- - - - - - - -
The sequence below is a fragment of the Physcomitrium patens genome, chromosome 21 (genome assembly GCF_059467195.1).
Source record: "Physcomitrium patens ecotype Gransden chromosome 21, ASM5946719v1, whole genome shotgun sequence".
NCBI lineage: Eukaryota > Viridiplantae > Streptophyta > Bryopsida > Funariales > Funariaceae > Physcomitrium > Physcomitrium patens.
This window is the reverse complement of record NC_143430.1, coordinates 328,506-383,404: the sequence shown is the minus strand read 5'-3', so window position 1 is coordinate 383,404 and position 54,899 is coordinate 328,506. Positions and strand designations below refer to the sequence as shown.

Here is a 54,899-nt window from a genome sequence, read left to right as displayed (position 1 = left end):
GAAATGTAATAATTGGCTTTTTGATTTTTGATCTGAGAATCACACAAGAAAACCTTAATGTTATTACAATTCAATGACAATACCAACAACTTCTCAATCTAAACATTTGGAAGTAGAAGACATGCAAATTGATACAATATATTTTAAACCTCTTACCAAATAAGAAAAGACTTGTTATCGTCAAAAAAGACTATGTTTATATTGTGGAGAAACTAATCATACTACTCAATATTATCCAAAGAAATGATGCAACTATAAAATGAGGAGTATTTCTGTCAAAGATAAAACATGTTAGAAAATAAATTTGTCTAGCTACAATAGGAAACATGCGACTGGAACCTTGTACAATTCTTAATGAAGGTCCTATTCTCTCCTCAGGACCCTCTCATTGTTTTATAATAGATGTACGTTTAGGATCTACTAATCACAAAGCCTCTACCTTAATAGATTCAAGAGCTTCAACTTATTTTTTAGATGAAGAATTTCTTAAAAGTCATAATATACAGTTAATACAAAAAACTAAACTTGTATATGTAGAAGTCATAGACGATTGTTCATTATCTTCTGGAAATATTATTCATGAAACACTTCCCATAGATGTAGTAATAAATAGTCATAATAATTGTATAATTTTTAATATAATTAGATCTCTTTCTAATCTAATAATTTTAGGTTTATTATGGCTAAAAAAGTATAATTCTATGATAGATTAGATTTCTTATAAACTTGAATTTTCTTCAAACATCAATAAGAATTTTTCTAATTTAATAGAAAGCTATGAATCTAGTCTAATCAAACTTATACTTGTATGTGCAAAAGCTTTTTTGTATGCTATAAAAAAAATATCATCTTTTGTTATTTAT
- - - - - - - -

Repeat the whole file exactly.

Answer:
The sequence below is a fragment of the Physcomitrium patens genome, chromosome 21 (genome assembly GCF_059467195.1).
Source record: "Physcomitrium patens ecotype Gransden chromosome 21, ASM5946719v1, whole genome shotgun sequence".
NCBI lineage: Eukaryota > Viridiplantae > Streptophyta > Bryopsida > Funariales > Funariaceae > Physcomitrium > Physcomitrium patens.
This window is the reverse complement of record NC_143430.1, coordinates 328,506-383,404: the sequence shown is the minus strand read 5'-3', so window position 1 is coordinate 383,404 and position 54,899 is coordinate 328,506. Positions and strand designations below refer to the sequence as shown.

Here is a 54,899-nt window from a genome sequence, read left to right as displayed (position 1 = left end):
GAAATGTAATAATTGGCTTTTTGATTTTTGATCTGAGAATCACACAAGAAAACCTTAATGTTATTACAATTCAATGACAATACCAACAACTTCTCAATCTAAACATTTGGAAGTAGAAGACATGCAAATTGATACAATATATTTTAAACCTCTTACCAAATAAGAAAAGACTTGTTATCGTCAAAAAAGACTATGTTTATATTGTGGAGAAACTAATCATACTACTCAATATTATCCAAAGAAATGATGCAACTATAAAATGAGGAGTATTTCTGTCAAAGATAAAACATGTTAGAAAATAAATTTGTCTAGCTACAATAGGAAACATGCGACTGGAACCTTGTACAATTCTTAATGAAGGTCCTATTCTCTCCTCAGGACCCTCTCATTGTTTTATAATAGATGTACGTTTAGGATCTACTAATCACAAAGCCTCTACCTTAATAGATTCAAGAGCTTCAACTTATTTTTTAGATGAAGAATTTCTTAAAAGTCATAATATACAGTTAATACAAAAAACTAAACTTGTATATGTAGAAGTCATAGACGATTGTTCATTATCTTCTGGAAATATTATTCATGAAACACTTCCCATAGATGTAGTAATAAATAGTCATAATAATTGTATAATTTTTAATATAATTAGATCTCTTTCTAATCTAATAATTTTAGGTTTATTATGGCTAAAAAAGTATAATTCTATGATAGATTAGATTTCTTATAAACTTGAATTTTCTTCAAACATCAATAAGAATTTTTCTAATTTAATAGAAAGCTATGAATCTAGTCTAATCAAACTTATACTTGTATGTGCAAAAGCTTTTTTGTATGCTATAAAAAAAATATCATCTTTTGTTATTTAT